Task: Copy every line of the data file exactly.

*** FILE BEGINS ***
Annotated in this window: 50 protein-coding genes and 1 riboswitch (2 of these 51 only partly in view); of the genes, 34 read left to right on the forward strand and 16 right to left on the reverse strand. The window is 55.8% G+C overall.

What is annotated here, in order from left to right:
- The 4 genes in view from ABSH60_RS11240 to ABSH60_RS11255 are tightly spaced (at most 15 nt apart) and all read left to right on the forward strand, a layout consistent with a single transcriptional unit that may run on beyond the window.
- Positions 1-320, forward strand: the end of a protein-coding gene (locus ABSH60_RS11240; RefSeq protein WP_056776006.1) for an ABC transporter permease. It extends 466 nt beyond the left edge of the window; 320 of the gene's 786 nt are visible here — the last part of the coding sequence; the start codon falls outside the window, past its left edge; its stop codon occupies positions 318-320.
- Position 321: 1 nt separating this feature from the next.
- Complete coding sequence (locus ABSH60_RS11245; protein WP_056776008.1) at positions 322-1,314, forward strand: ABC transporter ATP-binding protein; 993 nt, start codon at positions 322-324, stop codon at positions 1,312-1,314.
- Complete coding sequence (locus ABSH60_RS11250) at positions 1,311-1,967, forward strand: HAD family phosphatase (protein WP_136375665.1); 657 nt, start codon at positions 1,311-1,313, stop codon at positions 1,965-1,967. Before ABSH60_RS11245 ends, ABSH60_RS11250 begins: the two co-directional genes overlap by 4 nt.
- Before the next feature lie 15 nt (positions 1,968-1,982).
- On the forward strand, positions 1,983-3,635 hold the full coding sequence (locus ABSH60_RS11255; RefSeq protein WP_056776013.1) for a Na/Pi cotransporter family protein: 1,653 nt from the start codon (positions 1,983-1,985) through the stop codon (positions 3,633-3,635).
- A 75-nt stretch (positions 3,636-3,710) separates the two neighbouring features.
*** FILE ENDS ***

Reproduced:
Annotated in this window: 50 protein-coding genes and 1 riboswitch (2 of these 51 only partly in view); of the genes, 34 read left to right on the forward strand and 16 right to left on the reverse strand. The window is 55.8% G+C overall.

What is annotated here, in order from left to right:
- The 4 genes in view from ABSH60_RS11240 to ABSH60_RS11255 are tightly spaced (at most 15 nt apart) and all read left to right on the forward strand, a layout consistent with a single transcriptional unit that may run on beyond the window.
- Positions 1-320, forward strand: the end of a protein-coding gene (locus ABSH60_RS11240; RefSeq protein WP_056776006.1) for an ABC transporter permease. It extends 466 nt beyond the left edge of the window; 320 of the gene's 786 nt are visible here — the last part of the coding sequence; the start codon falls outside the window, past its left edge; its stop codon occupies positions 318-320.
- Position 321: 1 nt separating this feature from the next.
- Complete coding sequence (locus ABSH60_RS11245; protein WP_056776008.1) at positions 322-1,314, forward strand: ABC transporter ATP-binding protein; 993 nt, start codon at positions 322-324, stop codon at positions 1,312-1,314.
- Complete coding sequence (locus ABSH60_RS11250) at positions 1,311-1,967, forward strand: HAD family phosphatase (protein WP_136375665.1); 657 nt, start codon at positions 1,311-1,313, stop codon at positions 1,965-1,967. Before ABSH60_RS11245 ends, ABSH60_RS11250 begins: the two co-directional genes overlap by 4 nt.
- Before the next feature lie 15 nt (positions 1,968-1,982).
- On the forward strand, positions 1,983-3,635 hold the full coding sequence (locus ABSH60_RS11255; RefSeq protein WP_056776013.1) for a Na/Pi cotransporter family protein: 1,653 nt from the start codon (positions 1,983-1,985) through the stop codon (positions 3,633-3,635).
- A 75-nt stretch (positions 3,636-3,710) separates the two neighbouring features.